Rory O'Shea Was Here Directed by Damien O'Donnell
Focus, opens February 4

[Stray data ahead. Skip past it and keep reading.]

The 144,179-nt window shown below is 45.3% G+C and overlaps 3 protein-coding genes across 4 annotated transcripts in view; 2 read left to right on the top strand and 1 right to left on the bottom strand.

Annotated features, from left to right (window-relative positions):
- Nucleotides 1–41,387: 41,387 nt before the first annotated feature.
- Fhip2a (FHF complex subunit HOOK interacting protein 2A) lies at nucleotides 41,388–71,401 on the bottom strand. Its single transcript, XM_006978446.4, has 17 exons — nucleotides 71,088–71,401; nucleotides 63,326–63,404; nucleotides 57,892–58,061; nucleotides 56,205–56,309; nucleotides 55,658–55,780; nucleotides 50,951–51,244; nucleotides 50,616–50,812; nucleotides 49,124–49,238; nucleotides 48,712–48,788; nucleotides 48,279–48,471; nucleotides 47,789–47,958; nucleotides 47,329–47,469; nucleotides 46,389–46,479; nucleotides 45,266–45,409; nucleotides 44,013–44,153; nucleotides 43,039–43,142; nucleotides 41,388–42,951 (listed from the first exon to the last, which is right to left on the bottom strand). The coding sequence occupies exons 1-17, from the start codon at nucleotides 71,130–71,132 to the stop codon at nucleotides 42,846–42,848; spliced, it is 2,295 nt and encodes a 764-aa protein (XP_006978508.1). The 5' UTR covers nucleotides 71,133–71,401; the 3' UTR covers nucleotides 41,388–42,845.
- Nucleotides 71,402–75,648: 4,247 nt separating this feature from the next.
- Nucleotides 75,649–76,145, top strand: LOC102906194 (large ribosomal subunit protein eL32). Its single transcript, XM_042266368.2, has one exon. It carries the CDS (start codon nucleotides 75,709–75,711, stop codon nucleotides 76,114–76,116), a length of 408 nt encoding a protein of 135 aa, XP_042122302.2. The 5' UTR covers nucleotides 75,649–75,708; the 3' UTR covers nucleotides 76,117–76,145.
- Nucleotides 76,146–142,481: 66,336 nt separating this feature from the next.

Let it be said that this affirmational Irish comedy (released back home aswait for itInside I'm Dancing) does not hesitate to deploy archetypes in order to swat at stereotypes: When the young rebel Rory O'Shea (James McAvoy) tears into the Carrigmore Home for the Disabled and meets introverted fellow wheelchair user Michael (Steven Robertson), the spiky-haired tearaway becomes Randle McMurphy to Michael's Billy Bibbit, Angelina Jolie to his Winona Ryder. Rory has a rapidly degenerative form of muscular dystrophy, while Michael's cerebral palsy badly impedes his speech, but with Rory acting as translator and enabler, the guys soon break out of stir, obtaining their own bachelor pad and an earthy aide, Siobhan (Romola Garai). Michael pines for their comely assistant, though the filmhelmed with sitcommy anonymity by Damien O'Donnell (East Is East)mostly flinches from the able-disabled divide in their relationship. Plotted at neck-wrenching right angles (there's an estranged-Dad subplot lumpily folded in) and leaky with bathos, Rory O'Shea Was Here is a plea for equality of opportunity, a worthy objective somewhat obscured by non-disabled actors occupying the lead roles. In any case, one imagines Rory himself would prefer a Farrelly disability blooper reel.